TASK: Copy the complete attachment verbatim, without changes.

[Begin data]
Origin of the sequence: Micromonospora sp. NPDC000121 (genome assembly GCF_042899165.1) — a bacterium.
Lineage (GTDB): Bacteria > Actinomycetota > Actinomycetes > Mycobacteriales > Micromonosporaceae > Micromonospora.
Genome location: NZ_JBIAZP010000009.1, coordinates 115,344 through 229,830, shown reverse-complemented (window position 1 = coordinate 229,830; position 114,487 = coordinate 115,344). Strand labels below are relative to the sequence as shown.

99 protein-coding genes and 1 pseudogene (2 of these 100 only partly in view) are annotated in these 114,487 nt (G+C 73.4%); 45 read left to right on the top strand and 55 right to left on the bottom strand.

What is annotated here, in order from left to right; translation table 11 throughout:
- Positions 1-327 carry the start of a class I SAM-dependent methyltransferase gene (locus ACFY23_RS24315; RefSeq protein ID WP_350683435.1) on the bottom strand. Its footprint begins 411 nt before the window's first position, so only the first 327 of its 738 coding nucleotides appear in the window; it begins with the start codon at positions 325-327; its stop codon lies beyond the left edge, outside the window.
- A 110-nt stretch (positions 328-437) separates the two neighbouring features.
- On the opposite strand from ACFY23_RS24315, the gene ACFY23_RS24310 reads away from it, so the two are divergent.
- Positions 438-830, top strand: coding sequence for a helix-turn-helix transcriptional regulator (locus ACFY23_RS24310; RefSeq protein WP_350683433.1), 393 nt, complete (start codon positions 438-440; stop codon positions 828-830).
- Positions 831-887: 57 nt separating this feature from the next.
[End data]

Origin of the sequence: Micromonospora sp. NPDC000121 (genome assembly GCF_042899165.1) — a bacterium.
Lineage (GTDB): Bacteria > Actinomycetota > Actinomycetes > Mycobacteriales > Micromonosporaceae > Micromonospora.
Genome location: NZ_JBIAZP010000009.1, coordinates 115,344 through 229,830, shown reverse-complemented (window position 1 = coordinate 229,830; position 114,487 = coordinate 115,344). Strand labels below are relative to the sequence as shown.

99 protein-coding genes and 1 pseudogene (2 of these 100 only partly in view) are annotated in these 114,487 nt (G+C 73.4%); 45 read left to right on the top strand and 55 right to left on the bottom strand.

What is annotated here, in order from left to right; translation table 11 throughout:
- Positions 1-327 carry the start of a class I SAM-dependent methyltransferase gene (locus ACFY23_RS24315; RefSeq protein ID WP_350683435.1) on the bottom strand. Its footprint begins 411 nt before the window's first position, so only the first 327 of its 738 coding nucleotides appear in the window; it begins with the start codon at positions 325-327; its stop codon lies beyond the left edge, outside the window.
- A 110-nt stretch (positions 328-437) separates the two neighbouring features.
- On the opposite strand from ACFY23_RS24315, the gene ACFY23_RS24310 reads away from it, so the two are divergent.
- Positions 438-830, top strand: coding sequence for a helix-turn-helix transcriptional regulator (locus ACFY23_RS24310; RefSeq protein WP_350683433.1), 393 nt, complete (start codon positions 438-440; stop codon positions 828-830).
- Positions 831-887: 57 nt separating this feature from the next.